Who hasn’t tried to fill in a government form online and run into at least one issue? Or even just thought, Hmm, why can’t I easily just do this basic civic activity online, like renewing your license? Can you even imagine a world where you could submit a digital request to fill a pothole in your neighborhood (and it actually got filled)?
All too often, online experiences with government agencies are painfully inefficient. At the same time, examples of dangerous, eye-roll-inducing techno-solutionist thinking run rampant. This is all the more frustrating given that the world desperately needs big policy action right now—and there is a lot of opportunity to do so with new technological capacity and data. But the US government, at least, just isn’t meeting the moment.
So I spent months trying to answer these questions, seeking to understand why the relationship between technology and government is so broken.
Well, the answer is far more complicated than is often portrayed. I won’t get into all the reasons here—you can read about what I learned from top government tech people across the country in my story.
In the piece, I decided to focus mostly on New York City because it’s approaching these challenges in ways you almost certainly wouldn’t expect. But one other place kept coming up again and again in my reporting as an example of somewhere doing tech pretty well: Massachusetts, and Boston in particular.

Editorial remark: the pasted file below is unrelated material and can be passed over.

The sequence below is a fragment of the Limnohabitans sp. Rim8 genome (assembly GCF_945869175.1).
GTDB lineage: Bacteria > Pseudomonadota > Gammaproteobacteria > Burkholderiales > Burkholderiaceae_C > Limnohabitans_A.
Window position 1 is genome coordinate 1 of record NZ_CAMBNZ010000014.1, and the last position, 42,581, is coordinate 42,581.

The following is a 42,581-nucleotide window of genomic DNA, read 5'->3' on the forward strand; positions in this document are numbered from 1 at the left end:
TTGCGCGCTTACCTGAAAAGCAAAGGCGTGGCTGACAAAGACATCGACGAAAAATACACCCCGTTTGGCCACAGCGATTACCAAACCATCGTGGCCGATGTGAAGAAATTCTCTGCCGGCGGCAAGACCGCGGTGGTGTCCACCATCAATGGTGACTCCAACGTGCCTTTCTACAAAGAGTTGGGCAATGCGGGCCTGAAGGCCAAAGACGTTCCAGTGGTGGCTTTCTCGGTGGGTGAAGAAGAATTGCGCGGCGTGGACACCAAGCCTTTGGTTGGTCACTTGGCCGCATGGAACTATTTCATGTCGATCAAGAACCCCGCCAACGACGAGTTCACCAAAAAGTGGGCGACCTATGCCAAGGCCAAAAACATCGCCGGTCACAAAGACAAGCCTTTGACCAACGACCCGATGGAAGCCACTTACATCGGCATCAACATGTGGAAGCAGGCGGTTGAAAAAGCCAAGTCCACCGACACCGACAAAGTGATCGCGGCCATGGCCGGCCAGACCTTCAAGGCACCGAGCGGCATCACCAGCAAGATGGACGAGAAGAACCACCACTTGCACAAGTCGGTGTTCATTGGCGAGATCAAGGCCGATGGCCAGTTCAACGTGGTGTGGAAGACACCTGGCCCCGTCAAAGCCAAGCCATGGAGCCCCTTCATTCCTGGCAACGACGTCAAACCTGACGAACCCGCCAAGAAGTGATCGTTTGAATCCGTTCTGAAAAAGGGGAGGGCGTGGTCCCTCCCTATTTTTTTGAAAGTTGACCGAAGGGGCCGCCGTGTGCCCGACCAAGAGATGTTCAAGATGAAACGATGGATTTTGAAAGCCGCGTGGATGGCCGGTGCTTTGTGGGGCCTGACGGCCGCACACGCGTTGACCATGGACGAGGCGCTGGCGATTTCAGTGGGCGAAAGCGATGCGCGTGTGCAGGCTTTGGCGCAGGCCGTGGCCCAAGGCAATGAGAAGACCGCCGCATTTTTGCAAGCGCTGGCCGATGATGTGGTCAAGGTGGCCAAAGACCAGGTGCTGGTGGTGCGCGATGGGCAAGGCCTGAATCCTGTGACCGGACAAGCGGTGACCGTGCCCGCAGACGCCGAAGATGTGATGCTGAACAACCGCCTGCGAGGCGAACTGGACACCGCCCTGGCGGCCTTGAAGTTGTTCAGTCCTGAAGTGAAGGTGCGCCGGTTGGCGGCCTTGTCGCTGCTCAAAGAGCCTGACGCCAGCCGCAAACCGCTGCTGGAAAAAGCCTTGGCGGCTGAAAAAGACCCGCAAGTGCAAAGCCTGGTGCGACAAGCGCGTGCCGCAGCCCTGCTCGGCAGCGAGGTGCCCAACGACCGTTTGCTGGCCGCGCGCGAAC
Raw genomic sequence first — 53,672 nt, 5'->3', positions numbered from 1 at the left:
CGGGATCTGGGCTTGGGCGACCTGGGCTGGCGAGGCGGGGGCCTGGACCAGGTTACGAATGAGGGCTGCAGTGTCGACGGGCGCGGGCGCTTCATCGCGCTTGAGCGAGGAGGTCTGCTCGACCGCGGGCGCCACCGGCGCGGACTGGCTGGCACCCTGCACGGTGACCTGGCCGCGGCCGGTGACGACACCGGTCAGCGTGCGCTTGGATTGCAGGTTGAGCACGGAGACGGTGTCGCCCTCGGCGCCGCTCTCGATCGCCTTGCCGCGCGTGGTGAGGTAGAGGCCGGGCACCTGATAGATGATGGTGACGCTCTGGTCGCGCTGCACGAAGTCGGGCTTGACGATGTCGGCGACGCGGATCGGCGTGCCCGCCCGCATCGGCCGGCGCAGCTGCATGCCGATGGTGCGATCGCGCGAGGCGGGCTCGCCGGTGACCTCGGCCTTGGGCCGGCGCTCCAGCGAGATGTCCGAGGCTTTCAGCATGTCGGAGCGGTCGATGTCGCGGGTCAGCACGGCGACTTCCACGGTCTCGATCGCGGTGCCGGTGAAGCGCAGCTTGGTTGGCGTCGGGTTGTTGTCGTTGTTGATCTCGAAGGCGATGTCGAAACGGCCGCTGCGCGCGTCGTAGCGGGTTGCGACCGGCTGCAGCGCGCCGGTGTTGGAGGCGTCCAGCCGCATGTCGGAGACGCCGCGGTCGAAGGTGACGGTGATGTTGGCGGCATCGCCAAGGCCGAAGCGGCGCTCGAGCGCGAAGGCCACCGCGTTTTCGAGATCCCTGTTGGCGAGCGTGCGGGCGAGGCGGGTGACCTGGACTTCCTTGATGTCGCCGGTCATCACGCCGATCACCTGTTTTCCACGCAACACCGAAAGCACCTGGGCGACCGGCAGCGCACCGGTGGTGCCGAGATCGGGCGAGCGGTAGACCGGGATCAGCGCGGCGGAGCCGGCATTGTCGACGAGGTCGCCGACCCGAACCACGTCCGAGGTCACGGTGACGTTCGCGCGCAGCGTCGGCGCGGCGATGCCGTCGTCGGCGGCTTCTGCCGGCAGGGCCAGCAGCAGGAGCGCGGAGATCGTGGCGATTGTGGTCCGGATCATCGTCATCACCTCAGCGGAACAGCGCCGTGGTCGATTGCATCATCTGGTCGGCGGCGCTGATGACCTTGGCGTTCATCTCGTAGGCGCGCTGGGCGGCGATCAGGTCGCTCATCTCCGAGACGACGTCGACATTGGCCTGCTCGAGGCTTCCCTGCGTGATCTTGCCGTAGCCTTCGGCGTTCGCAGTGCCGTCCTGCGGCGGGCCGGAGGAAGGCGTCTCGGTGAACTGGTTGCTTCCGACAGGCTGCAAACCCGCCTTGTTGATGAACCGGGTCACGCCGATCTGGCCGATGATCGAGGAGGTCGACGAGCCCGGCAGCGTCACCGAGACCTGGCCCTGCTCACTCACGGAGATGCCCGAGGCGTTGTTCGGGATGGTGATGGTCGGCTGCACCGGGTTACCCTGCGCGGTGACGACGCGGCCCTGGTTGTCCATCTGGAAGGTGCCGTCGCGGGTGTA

To understand why, we actually need to back up for a second. Most of the experts I spoke with told me some version of the same story: they said that historically, government employees who are responsible for implementing policies at the ground level are not empowered to shape how citizens actually interact with these policies. For example, an agency responsible for getting people affordable housing doesn’t necessarily have the power to shape how the enrollment process works. In an age of user-centric technology, this boundary can be ruinous.
“When Google or Apple or whatever builds a product, they have very close, tight channels for getting customer feedback and changing the product,” Santiago Garces, the chief information officer of the city of Boston, told me. “In government, a lot of times the product or the service is legislated. And legislators do get some feedback; there’s public comment and whatnot. But actually